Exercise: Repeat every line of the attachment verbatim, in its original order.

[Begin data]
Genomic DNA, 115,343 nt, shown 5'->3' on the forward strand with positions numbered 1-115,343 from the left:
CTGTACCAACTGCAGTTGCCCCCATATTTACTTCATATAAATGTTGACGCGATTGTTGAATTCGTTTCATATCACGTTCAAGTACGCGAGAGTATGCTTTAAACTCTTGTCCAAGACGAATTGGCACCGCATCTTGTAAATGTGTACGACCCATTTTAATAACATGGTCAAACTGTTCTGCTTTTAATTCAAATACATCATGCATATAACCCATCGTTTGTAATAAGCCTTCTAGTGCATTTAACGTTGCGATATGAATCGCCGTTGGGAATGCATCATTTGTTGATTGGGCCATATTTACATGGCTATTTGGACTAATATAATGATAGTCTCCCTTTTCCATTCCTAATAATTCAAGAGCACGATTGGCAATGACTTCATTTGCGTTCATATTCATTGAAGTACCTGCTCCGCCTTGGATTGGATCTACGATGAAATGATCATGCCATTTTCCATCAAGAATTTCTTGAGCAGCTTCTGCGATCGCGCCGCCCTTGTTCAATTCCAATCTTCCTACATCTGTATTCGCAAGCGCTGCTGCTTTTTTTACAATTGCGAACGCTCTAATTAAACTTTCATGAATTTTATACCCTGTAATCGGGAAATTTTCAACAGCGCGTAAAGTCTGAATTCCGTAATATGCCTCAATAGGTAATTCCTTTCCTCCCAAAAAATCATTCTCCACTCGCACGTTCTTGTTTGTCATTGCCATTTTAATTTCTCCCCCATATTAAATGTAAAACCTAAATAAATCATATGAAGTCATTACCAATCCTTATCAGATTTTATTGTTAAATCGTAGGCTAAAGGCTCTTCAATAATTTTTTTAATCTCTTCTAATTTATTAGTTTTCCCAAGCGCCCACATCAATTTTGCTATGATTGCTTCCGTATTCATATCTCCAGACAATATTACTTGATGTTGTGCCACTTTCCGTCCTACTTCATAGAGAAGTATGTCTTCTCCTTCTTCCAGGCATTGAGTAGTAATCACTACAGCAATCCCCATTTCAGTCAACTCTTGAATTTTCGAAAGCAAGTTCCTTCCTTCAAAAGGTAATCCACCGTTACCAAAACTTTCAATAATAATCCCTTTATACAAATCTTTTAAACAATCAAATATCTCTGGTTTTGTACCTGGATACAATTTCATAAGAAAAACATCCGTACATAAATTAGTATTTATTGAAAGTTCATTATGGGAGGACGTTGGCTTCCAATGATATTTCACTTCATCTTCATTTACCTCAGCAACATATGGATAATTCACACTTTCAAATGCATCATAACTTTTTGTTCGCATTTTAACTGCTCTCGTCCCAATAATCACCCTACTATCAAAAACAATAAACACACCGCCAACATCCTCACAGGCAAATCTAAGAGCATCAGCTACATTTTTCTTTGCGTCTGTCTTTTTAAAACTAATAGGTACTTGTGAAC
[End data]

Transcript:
Genomic DNA, 115,343 nt, shown 5'->3' on the forward strand with positions numbered 1-115,343 from the left:
CTGTACCAACTGCAGTTGCCCCCATATTTACTTCATATAAATGTTGACGCGATTGTTGAATTCGTTTCATATCACGTTCAAGTACGCGAGAGTATGCTTTAAACTCTTGTCCAAGACGAATTGGCACCGCATCTTGTAAATGTGTACGACCCATTTTAATAACATGGTCAAACTGTTCTGCTTTTAATTCAAATACATCATGCATATAACCCATCGTTTGTAATAAGCCTTCTAGTGCATTTAACGTTGCGATATGAATCGCCGTTGGGAATGCATCATTTGTTGATTGGGCCATATTTACATGGCTATTTGGACTAATATAATGATAGTCTCCCTTTTCCATTCCTAATAATTCAAGAGCACGATTGGCAATGACTTCATTTGCGTTCATATTCATTGAAGTACCTGCTCCGCCTTGGATTGGATCTACGATGAAATGATCATGCCATTTTCCATCAAGAATTTCTTGAGCAGCTTCTGCGATCGCGCCGCCCTTGTTCAATTCCAATCTTCCTACATCTGTATTCGCAAGCGCTGCTGCTTTTTTTACAATTGCGAACGCTCTAATTAAACTTTCATGAATTTTATACCCTGTAATCGGGAAATTTTCAACAGCGCGTAAAGTCTGAATTCCGTAATATGCCTCAATAGGTAATTCCTTTCCTCCCAAAAAATCATTCTCCACTCGCACGTTCTTGTTTGTCATTGCCATTTTAATTTCTCCCCCATATTAAATGTAAAACCTAAATAAATCATATGAAGTCATTACCAATCCTTATCAGATTTTATTGTTAAATCGTAGGCTAAAGGCTCTTCAATAATTTTTTTAATCTCTTCTAATTTATTAGTTTTCCCAAGCGCCCACATCAATTTTGCTATGATTGCTTCCGTATTCATATCTCCAGACAATATTACTTGATGTTGTGCCACTTTCCGTCCTACTTCATAGAGAAGTATGTCTTCTCCTTCTTCCAGGCATTGAGTAGTAATCACTACAGCAATCCCCATTTCAGTCAACTCTTGAATTTTCGAAAGCAAGTTCCTTCCTTCAAAAGGTAATCCACCGTTACCAAAACTTTCAATAATAATCCCTTTATACAAATCTTTTAAACAATCAAATATCTCTGGTTTTGTACCTGGATACAATTTCATAAGAAAAACATCCGTACATAAATTAGTATTTATTGAAAGTTCATTATGGGAGGACGTTGGCTTCCAATGATATTTCACTTCATCTTCATTTACCTCAGCAACATATGGATAATTCACACTTTCAAATGCATCATAACTTTTTGTTCGCATTTTAACTGCTCTCGTCCCAATAATCACCCTACTATCAAAAACAATAAACACACCGCCAACATCCTCACAGGCAAATCTAAGAGCATCAGCTACATTTTTCTTTGCGTCTGTCTTTTTAAAACTAATAGGTACTTGTGAAC